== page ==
A systematic study of LPCVD refractory metal/silicide interconnect materials for very large scale integrated circuits.

Persistent Link:
http://hdl.handle.net/10150/184396
Title:
A systematic study of LPCVD refractory metal/silicide interconnect materials for very large scale integrated circuits.
Author:
Nowrozi, Mojtaba Faiz.
Issue Date:
1988
Publisher:
The University of Arizona.
Rights:
Copyright © is held by the author. Digital access to this material is made possible by the University Libraries, University of Arizona. Further transmission, reproduction or presentation (such as public display or performance) of protected items is prohibited except with permission of the author.
Abstract:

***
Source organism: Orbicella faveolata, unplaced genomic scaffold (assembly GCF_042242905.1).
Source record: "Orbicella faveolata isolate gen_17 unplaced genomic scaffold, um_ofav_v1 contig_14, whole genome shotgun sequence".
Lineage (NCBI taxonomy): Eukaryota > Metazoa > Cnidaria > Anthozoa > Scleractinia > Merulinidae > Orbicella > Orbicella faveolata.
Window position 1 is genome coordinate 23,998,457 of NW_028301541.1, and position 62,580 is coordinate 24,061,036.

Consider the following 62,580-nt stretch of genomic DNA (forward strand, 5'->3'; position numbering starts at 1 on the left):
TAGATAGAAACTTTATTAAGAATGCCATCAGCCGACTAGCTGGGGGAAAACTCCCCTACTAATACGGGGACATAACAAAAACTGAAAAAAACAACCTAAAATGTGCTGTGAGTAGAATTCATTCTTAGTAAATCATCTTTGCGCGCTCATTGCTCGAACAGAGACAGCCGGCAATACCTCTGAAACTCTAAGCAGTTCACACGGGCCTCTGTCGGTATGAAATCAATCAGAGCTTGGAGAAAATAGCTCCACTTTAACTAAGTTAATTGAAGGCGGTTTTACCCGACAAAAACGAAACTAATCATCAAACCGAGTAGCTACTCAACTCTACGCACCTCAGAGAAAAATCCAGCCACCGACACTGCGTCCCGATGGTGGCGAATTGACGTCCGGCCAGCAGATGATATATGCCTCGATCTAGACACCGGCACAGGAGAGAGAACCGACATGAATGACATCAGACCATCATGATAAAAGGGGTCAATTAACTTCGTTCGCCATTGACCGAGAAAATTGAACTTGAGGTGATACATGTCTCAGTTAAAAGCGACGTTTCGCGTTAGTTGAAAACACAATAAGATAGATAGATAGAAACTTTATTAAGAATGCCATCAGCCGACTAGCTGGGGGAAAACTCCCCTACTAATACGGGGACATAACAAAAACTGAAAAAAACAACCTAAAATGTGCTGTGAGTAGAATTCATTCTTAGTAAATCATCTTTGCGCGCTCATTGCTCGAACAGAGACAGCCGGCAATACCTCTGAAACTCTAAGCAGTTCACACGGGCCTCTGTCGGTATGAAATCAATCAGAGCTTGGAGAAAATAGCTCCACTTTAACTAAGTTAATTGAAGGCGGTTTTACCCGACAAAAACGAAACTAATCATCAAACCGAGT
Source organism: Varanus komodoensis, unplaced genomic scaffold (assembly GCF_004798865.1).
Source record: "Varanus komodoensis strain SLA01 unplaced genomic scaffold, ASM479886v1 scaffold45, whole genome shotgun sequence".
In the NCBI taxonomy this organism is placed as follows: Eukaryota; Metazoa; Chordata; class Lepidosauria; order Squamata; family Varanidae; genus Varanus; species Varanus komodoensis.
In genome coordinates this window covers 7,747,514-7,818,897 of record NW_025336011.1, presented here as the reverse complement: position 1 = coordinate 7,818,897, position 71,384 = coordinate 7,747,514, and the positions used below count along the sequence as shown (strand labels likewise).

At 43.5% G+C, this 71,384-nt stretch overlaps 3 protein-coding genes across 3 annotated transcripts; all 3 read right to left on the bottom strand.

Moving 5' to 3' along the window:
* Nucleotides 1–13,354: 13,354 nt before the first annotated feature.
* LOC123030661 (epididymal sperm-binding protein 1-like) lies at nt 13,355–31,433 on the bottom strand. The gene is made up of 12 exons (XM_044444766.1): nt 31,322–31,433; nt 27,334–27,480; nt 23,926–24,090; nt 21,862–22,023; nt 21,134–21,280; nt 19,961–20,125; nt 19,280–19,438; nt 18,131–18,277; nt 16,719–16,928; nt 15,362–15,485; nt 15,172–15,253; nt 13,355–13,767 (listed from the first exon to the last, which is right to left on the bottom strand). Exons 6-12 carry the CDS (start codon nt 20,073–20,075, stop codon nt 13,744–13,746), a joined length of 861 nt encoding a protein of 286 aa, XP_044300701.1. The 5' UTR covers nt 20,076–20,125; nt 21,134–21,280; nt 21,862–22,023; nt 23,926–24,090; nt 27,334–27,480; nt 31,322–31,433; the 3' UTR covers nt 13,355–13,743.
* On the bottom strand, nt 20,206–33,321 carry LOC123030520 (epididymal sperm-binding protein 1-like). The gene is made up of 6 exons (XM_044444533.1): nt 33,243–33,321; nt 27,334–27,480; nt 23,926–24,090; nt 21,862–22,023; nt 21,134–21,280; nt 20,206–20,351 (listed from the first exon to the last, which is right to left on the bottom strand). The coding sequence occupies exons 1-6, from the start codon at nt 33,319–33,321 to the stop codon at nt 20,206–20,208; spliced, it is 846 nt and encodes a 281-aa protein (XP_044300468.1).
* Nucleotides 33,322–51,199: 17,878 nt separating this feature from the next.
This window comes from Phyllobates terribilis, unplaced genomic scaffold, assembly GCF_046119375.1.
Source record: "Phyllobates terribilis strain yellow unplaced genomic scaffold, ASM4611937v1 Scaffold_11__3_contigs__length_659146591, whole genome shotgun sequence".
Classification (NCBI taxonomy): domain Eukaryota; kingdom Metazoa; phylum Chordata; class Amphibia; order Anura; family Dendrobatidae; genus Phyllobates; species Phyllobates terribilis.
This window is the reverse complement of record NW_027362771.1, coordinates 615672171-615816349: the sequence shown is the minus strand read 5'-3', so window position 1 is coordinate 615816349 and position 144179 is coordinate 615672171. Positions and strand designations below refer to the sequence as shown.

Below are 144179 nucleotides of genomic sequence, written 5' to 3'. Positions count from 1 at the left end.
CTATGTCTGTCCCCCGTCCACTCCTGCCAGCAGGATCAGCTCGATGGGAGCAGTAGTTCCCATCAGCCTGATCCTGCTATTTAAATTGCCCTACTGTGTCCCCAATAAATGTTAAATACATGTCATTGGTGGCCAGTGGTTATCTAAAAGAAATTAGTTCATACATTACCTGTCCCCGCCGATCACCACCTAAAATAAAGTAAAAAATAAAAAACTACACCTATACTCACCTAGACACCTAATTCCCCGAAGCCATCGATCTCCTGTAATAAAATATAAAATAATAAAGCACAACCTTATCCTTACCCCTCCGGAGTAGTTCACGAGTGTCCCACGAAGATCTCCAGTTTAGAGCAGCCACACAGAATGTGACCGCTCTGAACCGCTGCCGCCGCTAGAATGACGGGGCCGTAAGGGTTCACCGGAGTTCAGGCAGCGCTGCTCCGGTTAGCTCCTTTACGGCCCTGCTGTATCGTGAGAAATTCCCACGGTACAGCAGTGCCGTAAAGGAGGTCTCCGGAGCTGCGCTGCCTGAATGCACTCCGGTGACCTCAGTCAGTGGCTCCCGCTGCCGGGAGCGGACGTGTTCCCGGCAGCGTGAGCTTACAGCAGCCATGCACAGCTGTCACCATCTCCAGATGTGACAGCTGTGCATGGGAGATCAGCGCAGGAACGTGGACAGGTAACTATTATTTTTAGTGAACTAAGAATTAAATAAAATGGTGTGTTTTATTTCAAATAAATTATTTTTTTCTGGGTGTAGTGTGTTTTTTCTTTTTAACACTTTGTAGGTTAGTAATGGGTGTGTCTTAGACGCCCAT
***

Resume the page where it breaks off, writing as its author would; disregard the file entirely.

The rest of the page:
Recently, refractory materials have been proposed as a strong alternative to poly-silicon and aluminum alloys as metallization systems for Very Large Scale Integrated (VLSI) circuits because of their improved performance at smaller Integrated Circuit (IC) feature size and higher interconnect current densities. However, processing and reliability problems associated with the use of refractory materials have limited their widespread acceptance. The hot-wall low pressure chemical vapor deposition (LPCVD) of Molybdenum and Tungsten from their respective hexacarbonyl sources has been studied as a potential remedy to such problems, in addition to providing the potential for higher throughput and better step coverage. Using deposition chemistries based on carbonyl sources, Mo and W deposits have been characterized with respect to their electrical, mechanical, structural, and chemical properties as well as their compatibility with conventional IC processing. Excellent film step coverage and uniformity were obtained by low temperature (300-350 C) deposition at pressures of 400-600 mTorr. As-deposited films were observed to be amorphous, with a resistivity of 250 and 350 microohm-cm for Mo and W respectively. On annealing at high temperatures in a reducing or inert atmosphere, the films crystallize with attendant reduction in resistivity to 9.3 and 12 microohm-cm for Mo and W, respectively. The average grain size also increases as a function of time and temperature to a maximum of 2500-3000 A. The metals and their silicides that are deposited, using silane as silicon source, are integratable to form desired metal-silicide gate contact structures. Thus, use of the low resistivity of the elemental metal coupled with the oxidation resistance of its silicide manifests the quality and economy of the process. MOS capacitors with Mo and W as the gate material have been fabricated on n-type (100) silicon. A work function of 4.7 +/- 0.1 eV was measured by means of MOS capacitance-voltage techniques. The experimental results further indicate that the characteristics of W-gate MOS devices related to the charges in SiO₂ are comparable to those of poly-silicon; while, the resistivity is about two orders of magnitude lower than poly-silicon. It is therefore concluded that hot-wall low pressure chemical vapor deposition of Mo and W from their respective carbonyl sources is a viable technique for the deposition of reliable, high performance refractory metal/silicide contact and interconnect structures on very large scale integrated circuits.